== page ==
Cynthia Thurlow: [00:42:57] There’s now a Clearblue Stage Indicator testing that will give you multiple day testing of your FSH. And for some individuals, there’s actual research behind this, but it’s an over-the-counter test that you can pick up and test in your urine. What could potentially be going on, which I thought was really, really interesting. And for anyone that’s listening, what is the FSH? It’s follicular stimulating hormone. It’s a hormone that’s excreted in the hypothalamus, but is a chemical messenger/hormone that is telling the ovaries to release an egg. And so, as we’re getting closer and closer and closer to menopause, that number starts to go up, and it actually will go up at an accelerated pace as our estrogen levels are starting to plummet. And so, if you get a blood test with an FSH greater than 25, you’re there. If you do this home test and I have no affiliation with this, I just kind of stumbled upon this as I was preparing for this podcast, Clearblue Stage Indicator testing. That’s another thing that you can look at.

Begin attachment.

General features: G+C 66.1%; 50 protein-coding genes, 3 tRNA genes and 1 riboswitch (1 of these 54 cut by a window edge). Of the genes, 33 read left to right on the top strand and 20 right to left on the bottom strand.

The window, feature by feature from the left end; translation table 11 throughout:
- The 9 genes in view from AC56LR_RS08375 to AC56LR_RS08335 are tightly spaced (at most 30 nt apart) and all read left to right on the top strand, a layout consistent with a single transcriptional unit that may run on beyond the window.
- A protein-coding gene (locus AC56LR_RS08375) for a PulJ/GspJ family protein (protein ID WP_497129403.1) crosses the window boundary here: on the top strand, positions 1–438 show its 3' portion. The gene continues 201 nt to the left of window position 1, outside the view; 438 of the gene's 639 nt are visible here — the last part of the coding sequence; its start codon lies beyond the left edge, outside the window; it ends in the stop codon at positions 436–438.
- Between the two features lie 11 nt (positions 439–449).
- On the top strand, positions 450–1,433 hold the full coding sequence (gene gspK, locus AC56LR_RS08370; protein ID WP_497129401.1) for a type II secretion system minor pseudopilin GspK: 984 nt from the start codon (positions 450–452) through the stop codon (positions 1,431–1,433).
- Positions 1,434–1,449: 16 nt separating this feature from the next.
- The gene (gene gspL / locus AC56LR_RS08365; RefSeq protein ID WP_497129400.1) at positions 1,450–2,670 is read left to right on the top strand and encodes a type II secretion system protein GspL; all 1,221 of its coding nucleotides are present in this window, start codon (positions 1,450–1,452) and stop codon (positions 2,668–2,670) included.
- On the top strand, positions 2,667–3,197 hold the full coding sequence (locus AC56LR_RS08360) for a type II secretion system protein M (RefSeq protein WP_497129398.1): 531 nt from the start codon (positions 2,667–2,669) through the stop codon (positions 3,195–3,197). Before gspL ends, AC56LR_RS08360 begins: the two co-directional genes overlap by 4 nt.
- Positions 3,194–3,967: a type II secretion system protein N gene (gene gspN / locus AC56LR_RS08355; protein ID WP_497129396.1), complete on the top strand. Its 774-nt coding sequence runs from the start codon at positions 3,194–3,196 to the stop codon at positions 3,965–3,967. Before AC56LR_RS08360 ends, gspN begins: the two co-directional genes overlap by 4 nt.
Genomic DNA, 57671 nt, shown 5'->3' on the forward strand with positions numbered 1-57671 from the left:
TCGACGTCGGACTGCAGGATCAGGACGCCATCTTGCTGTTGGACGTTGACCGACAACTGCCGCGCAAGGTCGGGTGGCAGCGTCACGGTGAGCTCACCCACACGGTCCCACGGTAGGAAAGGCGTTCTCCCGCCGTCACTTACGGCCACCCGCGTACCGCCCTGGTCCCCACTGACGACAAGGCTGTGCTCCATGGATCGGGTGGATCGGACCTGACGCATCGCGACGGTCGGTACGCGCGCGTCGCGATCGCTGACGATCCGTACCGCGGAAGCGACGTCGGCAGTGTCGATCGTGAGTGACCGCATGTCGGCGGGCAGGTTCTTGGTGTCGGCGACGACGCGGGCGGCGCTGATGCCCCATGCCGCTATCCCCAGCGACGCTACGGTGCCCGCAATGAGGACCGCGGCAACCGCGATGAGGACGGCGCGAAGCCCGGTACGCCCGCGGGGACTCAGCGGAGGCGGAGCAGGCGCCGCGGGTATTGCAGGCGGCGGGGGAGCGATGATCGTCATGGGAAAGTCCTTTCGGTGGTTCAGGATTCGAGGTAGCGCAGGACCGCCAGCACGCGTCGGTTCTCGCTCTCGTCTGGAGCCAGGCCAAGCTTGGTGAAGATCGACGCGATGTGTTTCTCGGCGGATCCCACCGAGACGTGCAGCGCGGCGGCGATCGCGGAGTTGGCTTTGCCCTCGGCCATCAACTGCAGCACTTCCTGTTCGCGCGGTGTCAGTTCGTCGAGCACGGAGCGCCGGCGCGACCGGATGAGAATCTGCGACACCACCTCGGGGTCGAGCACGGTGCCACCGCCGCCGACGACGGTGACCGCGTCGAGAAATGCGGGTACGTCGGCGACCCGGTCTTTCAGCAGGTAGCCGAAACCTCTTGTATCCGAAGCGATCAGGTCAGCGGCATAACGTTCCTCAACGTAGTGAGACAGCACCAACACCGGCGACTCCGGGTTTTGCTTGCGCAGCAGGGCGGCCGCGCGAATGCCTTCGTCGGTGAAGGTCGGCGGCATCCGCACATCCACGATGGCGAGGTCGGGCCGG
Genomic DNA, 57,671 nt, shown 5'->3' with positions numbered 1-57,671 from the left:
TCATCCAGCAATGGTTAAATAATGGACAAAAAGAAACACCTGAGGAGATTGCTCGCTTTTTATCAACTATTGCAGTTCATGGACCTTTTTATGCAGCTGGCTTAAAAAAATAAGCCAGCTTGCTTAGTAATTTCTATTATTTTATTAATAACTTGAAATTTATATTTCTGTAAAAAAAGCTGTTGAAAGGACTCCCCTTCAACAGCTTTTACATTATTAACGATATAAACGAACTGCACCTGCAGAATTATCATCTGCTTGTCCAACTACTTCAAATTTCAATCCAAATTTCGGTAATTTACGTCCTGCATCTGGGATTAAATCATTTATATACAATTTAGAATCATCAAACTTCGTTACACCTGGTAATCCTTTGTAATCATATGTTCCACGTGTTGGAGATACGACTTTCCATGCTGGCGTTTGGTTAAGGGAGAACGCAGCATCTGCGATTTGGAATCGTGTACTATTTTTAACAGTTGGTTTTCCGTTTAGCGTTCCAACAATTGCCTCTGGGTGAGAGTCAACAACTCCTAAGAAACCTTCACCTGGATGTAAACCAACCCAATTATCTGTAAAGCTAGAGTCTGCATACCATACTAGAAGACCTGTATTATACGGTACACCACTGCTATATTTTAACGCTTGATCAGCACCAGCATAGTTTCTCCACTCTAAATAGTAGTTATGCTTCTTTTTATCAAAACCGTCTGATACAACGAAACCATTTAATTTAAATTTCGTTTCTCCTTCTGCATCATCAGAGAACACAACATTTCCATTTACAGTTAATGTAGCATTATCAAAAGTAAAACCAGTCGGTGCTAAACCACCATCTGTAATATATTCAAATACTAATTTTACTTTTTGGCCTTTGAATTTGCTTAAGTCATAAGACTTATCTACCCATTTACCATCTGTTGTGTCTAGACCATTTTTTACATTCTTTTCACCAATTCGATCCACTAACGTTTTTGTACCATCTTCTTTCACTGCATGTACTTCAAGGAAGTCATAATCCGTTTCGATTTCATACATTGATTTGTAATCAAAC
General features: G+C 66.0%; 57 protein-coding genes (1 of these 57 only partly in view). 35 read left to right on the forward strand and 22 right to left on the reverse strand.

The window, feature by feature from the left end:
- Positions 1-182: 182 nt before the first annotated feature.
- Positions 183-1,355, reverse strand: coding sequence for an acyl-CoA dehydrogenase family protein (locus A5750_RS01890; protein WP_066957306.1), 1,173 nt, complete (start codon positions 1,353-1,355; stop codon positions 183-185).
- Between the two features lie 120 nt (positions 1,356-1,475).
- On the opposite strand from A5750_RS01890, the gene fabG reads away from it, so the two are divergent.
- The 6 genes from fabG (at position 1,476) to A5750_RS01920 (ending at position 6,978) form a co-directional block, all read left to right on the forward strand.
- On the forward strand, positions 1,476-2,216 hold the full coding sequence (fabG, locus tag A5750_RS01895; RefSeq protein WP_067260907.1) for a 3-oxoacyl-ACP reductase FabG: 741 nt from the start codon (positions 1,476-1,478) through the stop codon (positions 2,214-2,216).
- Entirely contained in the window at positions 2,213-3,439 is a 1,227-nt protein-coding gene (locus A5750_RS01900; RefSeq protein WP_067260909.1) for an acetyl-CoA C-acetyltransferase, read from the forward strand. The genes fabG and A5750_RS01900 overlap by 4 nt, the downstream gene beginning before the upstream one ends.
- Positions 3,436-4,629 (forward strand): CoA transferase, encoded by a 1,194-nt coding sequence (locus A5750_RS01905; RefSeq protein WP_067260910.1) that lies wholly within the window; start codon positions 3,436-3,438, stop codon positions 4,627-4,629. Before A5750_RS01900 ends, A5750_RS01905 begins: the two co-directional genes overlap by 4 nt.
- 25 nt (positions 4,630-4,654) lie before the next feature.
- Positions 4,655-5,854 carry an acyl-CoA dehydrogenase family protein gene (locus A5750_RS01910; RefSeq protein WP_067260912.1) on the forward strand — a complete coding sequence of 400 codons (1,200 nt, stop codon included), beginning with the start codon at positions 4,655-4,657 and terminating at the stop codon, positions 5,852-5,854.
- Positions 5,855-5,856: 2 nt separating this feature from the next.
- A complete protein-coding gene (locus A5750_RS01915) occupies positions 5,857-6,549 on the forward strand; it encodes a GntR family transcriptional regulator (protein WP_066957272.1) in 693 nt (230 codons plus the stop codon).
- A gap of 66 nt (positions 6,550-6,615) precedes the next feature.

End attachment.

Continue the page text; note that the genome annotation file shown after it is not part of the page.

[00:43:56] And I learned from Dr. Jolene Brighten about the anti-mullerian hormone, AMH, which is a measure of ovarian reserve or primordial follicles and she has some really interesting information on her website. She has an actual graph that kind of looks at what are the ranges we expect to see at certain stages of our lives, obviously peak fertility. You want the number higher, but after the age of 45, it might be less than 0.5 ng/mL, so really teeny tiny amounts, but it’s that measure of ovarian function. So if you’re trying to get pregnant at 45, it’s going to be a whole lot harder than it was at 30. And that’s a function of many factors. But I thought that was really interesting. Are there tests that you’re also looking at when your ladies come to you and they’re just curious, where am I on this perimenopause, menopause journey?